Most tender opportunities request an executive summary: a brief overview of your business, your understanding of the buyer’s needs and the value of your product or service. When done well, an executive summary identifies you as a quality tenderer with a winning product or service.
Alongside the assessor’s overall evaluation of your tender submission, the executive summary is often the only part of a tender that senior management and decision makers see. It must be concise and persuasive in order to grab their attention. So, how can you ensure your tender stands out from the rest?
Continue reading to find out how to write a successful executive summary.
Who are you?
The buyer wants to know who they’re going to be working with, so make sure to tell them! Provide a brief overview of your business, focussing on aspects and qualities that are relevant to the buyer’s needs. Include the following types of information:
- any past experience with the buyer
- the length of time your organisation has been in business
- the size of your organisation
- who within your business will be engaging with the buyer
- certifications and industry memberships
- past performance on similar contracts
- access to partners and subcontractors
Do you understand the buyer’s needs?
Position your product or service as the obvious solution by demonstrating an understanding of the buyer’s business requirements. Research the buyer; become familiar with who they are and what they do. Make sure to relate to any buying objectives that may have been outlined in the tender documents. For example, an opening paragraph for a school cleaning contract should include a discussion about health and the importance of a clean school environment, rather than a discussion of cleaning programs in general.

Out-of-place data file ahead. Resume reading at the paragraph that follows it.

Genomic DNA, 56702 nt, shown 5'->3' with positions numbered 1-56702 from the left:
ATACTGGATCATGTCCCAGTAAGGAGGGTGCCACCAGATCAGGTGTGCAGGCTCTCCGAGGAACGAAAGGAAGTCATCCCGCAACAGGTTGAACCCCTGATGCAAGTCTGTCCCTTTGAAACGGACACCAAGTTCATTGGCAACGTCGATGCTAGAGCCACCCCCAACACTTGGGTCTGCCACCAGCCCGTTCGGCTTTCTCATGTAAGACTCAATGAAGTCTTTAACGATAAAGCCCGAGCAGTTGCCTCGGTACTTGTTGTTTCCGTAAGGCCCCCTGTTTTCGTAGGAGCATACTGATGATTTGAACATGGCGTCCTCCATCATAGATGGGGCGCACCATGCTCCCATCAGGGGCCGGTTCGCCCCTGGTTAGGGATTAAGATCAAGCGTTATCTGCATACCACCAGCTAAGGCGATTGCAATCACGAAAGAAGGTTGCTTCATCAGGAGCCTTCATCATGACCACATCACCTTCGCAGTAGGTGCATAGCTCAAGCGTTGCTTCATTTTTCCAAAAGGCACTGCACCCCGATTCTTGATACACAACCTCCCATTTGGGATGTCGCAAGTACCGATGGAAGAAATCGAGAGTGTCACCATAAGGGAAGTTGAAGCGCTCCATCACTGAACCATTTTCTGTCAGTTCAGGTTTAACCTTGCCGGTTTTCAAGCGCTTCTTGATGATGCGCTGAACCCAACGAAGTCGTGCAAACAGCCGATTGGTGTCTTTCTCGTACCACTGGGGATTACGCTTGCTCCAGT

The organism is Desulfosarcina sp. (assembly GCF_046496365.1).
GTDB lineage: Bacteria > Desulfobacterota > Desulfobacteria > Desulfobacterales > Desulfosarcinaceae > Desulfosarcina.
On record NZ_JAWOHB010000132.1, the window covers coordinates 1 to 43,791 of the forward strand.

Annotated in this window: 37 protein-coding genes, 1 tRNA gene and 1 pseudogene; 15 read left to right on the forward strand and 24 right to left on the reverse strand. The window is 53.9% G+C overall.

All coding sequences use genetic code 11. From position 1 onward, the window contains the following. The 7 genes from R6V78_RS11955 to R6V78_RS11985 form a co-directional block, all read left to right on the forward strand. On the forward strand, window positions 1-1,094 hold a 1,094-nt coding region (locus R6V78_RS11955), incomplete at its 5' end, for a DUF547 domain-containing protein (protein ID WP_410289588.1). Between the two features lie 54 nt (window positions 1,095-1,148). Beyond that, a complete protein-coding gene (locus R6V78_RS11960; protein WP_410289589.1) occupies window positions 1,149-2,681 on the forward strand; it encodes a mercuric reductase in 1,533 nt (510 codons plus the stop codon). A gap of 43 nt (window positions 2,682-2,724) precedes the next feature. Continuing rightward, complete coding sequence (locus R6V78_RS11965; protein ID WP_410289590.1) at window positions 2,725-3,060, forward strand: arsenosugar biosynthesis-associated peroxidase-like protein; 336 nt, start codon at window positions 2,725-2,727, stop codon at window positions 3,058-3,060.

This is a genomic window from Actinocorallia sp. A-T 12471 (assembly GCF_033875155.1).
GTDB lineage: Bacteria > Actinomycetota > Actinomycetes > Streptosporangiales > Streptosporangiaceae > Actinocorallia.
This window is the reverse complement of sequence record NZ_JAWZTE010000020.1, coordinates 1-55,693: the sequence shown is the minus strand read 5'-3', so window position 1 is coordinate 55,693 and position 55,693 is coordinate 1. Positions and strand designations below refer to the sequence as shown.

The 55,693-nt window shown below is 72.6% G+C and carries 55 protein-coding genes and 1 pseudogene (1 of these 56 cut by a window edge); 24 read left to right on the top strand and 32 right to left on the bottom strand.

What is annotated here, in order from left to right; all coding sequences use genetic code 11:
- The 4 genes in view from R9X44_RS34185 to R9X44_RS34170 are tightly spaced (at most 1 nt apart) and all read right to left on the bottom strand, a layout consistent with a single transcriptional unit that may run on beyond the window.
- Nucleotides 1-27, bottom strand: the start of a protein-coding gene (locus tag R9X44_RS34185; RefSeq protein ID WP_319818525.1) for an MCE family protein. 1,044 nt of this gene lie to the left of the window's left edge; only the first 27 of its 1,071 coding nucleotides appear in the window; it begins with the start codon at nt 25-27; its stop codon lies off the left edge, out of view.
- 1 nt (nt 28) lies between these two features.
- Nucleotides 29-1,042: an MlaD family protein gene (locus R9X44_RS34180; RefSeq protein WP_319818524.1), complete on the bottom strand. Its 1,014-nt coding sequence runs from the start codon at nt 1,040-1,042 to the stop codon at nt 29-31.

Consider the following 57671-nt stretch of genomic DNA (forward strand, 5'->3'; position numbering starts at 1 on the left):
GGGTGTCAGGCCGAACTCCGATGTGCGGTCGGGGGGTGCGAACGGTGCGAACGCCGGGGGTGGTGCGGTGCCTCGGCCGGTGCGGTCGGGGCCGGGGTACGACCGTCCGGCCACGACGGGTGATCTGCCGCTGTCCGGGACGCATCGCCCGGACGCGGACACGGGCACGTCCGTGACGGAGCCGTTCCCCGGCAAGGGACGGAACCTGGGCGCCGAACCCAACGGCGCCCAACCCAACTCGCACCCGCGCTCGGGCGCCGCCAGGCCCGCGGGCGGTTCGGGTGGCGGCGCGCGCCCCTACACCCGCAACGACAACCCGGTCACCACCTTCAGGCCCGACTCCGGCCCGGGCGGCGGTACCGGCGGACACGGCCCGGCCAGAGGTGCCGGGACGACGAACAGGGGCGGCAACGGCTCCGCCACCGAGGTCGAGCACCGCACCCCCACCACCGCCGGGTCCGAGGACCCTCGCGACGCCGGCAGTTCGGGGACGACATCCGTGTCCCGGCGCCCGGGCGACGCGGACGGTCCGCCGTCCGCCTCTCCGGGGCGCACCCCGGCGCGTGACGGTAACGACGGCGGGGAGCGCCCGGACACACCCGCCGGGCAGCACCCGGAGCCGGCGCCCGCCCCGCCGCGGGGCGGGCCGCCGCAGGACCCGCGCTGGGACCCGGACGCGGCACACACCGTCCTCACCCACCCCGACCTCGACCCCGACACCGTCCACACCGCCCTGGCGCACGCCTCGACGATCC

What are you proposing?
Buyers want to be confident when recommending your solution over the competition. Provide a brief summary of your product or service, framed by how it will meet the buyer’s requirements.
Make sure you:
- connect your solution to the buyer’s objectives and specifications
- provide evidence of any experience with comparable clients or contracts
- identify where you both meet and exceed what is listed in the specification
- reinforce and explain key points and concepts with diagrams
Some final thoughts
Whether your executive summary is at the beginning or at the end of the submission, make sure your opening statement is direct and grabs the reader’s attention. For example:
Client A will receive a safe, reliable and sustainable solution by using the experience,
efficiency and capability of Company B for the management of Project C.
Engage the reader! Use positive, proactive words. You are trying to persuade the buyer that you are the best provider, providing the best solution to address their needs. Make sure everything you write supports this, and you’ll be well on your way to winning that next contract.